Relatives, by Geo. Alec Effinger, New York: Harper & Row, 1973, 212 pp., $8.95.

Relatives is a novel that grows out of a genre of literature best represented by 1984 and Brave New World. Unlike these predecessors, however, Relatives takes for granted the evil of totally centralized government and focuses instead on the limitations of freedom that allow the growth of totalitarianism in free societies. In this way, Effinger gives credence to the dystopias of Orwell and Huxley.

A reading of this author's second novel brings to mind the party slogan of Orwell's Big Brother—FREEDOM IS SLAVERY. The paradoxical relationship of those two conditions is, of course, achieved through the subtleties of doublethink. But Effinger finds justification for the slogan outside the limits of 1984. Echoing Aldous Huxley's claim that freedom and the desire for freedom are declining, Effinger carries that assertion one step further in Relatives by describing freedom as a vehicle to apathy. His contention seems to be that people want freedom without responsibility and will accept the illusion of freedom in lieu of the real thing if their personal involvement is not required. And, in fact, the protagonists of this novel err greatly in their trust of systems that grant them such illusion.

If Effinger's approach to his subject is somewhat singular, his technique of storytelling is also unique to the socio-political novel. He presents three stories simultaneously (alternating one with the other two) and so keeps each one fresh and somewhat alien in the reader's mind. At the same time, he bolsters the strength of his themes by describing the occurrence of similar events in quite different situations.

Though the stories are unlike in setting and style, connections are made through the protagonists, the "relatives," who share obvious and subtle resemblances. Each has a variation of the same name and each man faces, in his own world, a situation that reveals both the illusions he has so willingly accepted and the manipulation of his life by governing bodies.

In a 21st century New York, for example, there is Ernest Weinraub, an assembler in a factory designed merely to give utility to an otherwise jobless citizenry. Though his life makes little sense to him, Ernest is secure in his faith that someone, perhaps his foreman, perhaps the World Representatives, knows what's going on. While he recognizes the source of his discomfort—"30 million people in the New York metropolitan area, and he could feel the presence of every individual."—he sees misanthropy as the surest safeguard of his freedom. Unfortunately, it is also the cause of apathy which he knows is "what had deluded them into accepting the world they lived in."

In his world, the Representatives have just declared an impending terrestrial disaster which has sent residents scurrying about in search of tokens which will, according to the government, admit them to shelter. But there is only one token available for every 200 people and the knowledge of this results in global rioting.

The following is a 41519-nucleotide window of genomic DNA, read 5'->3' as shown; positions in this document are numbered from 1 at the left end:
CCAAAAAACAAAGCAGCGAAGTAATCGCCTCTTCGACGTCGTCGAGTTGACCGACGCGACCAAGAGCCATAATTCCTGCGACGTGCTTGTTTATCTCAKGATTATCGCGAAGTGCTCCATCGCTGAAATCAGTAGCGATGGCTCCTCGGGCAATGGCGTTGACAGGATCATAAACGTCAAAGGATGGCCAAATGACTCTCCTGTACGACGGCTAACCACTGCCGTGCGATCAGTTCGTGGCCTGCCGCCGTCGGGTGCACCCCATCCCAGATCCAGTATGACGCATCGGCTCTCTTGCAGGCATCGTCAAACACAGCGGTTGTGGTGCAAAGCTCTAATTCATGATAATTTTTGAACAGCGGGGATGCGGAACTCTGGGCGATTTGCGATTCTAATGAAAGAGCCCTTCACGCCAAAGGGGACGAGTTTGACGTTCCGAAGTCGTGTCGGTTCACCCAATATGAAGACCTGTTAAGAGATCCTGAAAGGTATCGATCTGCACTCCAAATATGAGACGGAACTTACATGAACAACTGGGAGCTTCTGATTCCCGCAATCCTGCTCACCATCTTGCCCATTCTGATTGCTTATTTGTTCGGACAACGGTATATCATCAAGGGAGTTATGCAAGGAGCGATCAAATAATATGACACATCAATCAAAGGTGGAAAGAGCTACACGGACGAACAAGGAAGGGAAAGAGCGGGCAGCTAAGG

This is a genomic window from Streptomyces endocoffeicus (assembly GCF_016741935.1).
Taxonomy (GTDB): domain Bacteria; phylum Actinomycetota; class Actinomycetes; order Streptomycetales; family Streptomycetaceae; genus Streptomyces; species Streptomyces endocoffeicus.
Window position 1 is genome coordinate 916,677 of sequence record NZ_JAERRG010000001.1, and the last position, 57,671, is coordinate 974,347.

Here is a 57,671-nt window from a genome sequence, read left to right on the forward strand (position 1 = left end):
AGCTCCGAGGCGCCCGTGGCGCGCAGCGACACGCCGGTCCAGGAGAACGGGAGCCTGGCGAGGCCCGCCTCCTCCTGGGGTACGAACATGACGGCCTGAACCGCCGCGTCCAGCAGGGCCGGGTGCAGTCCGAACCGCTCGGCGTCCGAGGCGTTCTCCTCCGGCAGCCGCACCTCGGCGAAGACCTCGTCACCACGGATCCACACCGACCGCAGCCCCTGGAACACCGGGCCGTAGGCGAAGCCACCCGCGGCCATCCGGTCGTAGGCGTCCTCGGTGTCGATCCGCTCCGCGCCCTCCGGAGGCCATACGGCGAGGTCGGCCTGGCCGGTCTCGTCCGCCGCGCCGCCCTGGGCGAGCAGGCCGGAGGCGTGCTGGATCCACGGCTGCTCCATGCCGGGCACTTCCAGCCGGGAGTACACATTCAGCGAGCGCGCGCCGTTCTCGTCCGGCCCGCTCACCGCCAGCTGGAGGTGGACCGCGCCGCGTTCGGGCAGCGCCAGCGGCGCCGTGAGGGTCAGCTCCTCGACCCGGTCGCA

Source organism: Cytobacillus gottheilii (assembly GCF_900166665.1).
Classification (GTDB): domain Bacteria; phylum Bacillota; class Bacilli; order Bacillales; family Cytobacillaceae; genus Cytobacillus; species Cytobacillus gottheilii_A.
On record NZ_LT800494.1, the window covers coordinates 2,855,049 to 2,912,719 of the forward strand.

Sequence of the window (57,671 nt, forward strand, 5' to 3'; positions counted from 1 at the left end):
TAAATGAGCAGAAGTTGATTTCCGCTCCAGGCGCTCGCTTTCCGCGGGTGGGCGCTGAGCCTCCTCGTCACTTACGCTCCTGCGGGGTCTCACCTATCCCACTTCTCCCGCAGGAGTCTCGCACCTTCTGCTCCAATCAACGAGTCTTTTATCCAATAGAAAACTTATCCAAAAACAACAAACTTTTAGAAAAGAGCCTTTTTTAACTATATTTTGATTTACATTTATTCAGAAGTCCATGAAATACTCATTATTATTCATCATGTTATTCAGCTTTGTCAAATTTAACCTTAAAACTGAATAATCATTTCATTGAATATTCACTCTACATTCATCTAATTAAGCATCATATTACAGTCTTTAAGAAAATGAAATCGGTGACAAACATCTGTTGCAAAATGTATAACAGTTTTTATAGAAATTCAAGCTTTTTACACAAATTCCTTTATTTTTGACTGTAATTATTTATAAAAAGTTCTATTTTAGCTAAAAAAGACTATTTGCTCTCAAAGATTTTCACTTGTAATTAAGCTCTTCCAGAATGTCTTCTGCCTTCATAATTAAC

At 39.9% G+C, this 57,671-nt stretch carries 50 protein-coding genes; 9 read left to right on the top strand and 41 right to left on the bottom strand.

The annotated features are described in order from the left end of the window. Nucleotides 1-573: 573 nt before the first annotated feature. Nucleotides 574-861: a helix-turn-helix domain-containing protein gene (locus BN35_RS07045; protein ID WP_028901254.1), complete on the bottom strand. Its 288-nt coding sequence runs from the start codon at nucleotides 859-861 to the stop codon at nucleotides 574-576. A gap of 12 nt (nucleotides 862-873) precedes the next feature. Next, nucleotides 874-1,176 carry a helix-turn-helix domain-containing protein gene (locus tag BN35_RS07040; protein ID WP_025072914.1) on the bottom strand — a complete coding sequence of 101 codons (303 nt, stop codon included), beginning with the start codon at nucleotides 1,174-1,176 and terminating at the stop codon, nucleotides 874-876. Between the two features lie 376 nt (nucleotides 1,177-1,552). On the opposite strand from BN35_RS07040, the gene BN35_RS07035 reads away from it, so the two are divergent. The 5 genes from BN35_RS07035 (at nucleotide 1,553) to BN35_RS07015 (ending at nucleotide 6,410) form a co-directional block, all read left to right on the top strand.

In the second of the stories, Ernst Weintraub is on his way to "Ostamerika" in a world where the Germans subjugated the Allies in World War I. As a communist agent, Weintraub's responsibility is to help prepare the way for a proletarian revolt. His method for the corruption of freedom is to encourage more and more of it. "When the attitude is 'Why not?'" he says, "my mission will be accomplished."

Finally, there is Ernst Weinraub, an alcoholic European expatriate who resides in an African city. In this version of the world "decadence and momentary pleasures replaced the drive for dominance and national pride." America remains uncolonized and Scandanavia is populated by wild and barbarous savages.

Ernst's problem is the presence of another European, Czerny, who, fired by the theories of Machiavelli, is moving to organize the peoples of the city into a militia. Ernst finds himself an enemy of Czerny by the reasoning "if you're not with us, you're against us." Asked once by the self-appointed general what keeps a culture alive, Ernst replies, "People not bothering other people."

Such an attitude is one with which we could all feel comfortable. But complacency is, in truth, neither adaptive nor self-maintaining. All three protagonists suffer in the end because they refuse to question systems that were originally so comfortable. It is their apathy and implicit trust in the integrity of their respective governments that lead ultimately to their destruction. Ernest Weinraub in the 21st century learns that the alert was faked to thin out a burdensome population by induced rioting and killing. In Ostamerika, Ernst Weintraub is revealed to the authorities by his fellow conspirators who wish to make a martyr of him, and in Africa, Ernst Weinraub's security is shattered by the political activity instigated by Czerny.

Each of the stories is, in itself, quite compelling and, if assembled and published individually, each would certainly be regarded as serious and excellently drawn. Together, they make up a work that is greater even than the sum of its parts. At a time when political sabotage is old hat in America and when domestic surveillance further separates state from citizenry, Relatives comes as a reminder that freedom established is not freedom guaranteed. That fact that such reminders go generally unheeded in no way diminishes the merits of this fine novel.

Steven Kosek is a teaching assistant in the Department of English at Northern Illinois University. His reviews have appeared in The Chicago Tribune Book Review, The St. Louis Post-Dispatch, and National Review, among other publications. He edits Seems, a quarterly literary magazine.